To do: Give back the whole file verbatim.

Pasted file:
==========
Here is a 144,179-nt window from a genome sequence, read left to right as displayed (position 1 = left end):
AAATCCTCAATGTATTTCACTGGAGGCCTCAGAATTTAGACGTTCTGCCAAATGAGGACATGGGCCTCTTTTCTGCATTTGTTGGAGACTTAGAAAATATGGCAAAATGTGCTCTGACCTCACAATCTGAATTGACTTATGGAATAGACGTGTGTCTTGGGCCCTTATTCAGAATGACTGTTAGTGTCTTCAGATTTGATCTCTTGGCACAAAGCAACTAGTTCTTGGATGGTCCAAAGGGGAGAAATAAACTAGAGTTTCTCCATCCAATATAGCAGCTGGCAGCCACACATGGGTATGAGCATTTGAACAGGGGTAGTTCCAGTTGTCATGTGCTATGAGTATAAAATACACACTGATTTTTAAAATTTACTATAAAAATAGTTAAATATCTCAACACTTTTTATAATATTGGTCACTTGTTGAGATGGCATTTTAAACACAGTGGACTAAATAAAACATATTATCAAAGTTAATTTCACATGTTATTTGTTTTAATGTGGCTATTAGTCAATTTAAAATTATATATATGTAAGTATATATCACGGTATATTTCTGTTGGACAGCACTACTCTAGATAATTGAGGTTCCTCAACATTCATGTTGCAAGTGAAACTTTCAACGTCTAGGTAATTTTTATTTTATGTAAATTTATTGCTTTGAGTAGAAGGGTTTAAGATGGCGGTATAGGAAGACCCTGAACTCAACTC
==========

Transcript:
Here is a 144,179-nt window from a genome sequence, read left to right as displayed (position 1 = left end):
AAATCCTCAATGTATTTCACTGGAGGCCTCAGAATTTAGACGTTCTGCCAAATGAGGACATGGGCCTCTTTTCTGCATTTGTTGGAGACTTAGAAAATATGGCAAAATGTGCTCTGACCTCACAATCTGAATTGACTTATGGAATAGACGTGTGTCTTGGGCCCTTATTCAGAATGACTGTTAGTGTCTTCAGATTTGATCTCTTGGCACAAAGCAACTAGTTCTTGGATGGTCCAAAGGGGAGAAATAAACTAGAGTTTCTCCATCCAATATAGCAGCTGGCAGCCACACATGGGTATGAGCATTTGAACAGGGGTAGTTCCAGTTGTCATGTGCTATGAGTATAAAATACACACTGATTTTTAAAATTTACTATAAAAATAGTTAAATATCTCAACACTTTTTATAATATTGGTCACTTGTTGAGATGGCATTTTAAACACAGTGGACTAAATAAAACATATTATCAAAGTTAATTTCACATGTTATTTGTTTTAATGTGGCTATTAGTCAATTTAAAATTATATATATGTAAGTATATATCACGGTATATTTCTGTTGGACAGCACTACTCTAGATAATTGAGGTTCCTCAACATTCATGTTGCAAGTGAAACTTTCAACGTCTAGGTAATTTTTATTTTATGTAAATTTATTGCTTTGAGTAGAAGGGTTTAAGATGGCGGTATAGGAAGACCCTGAACTCAACTC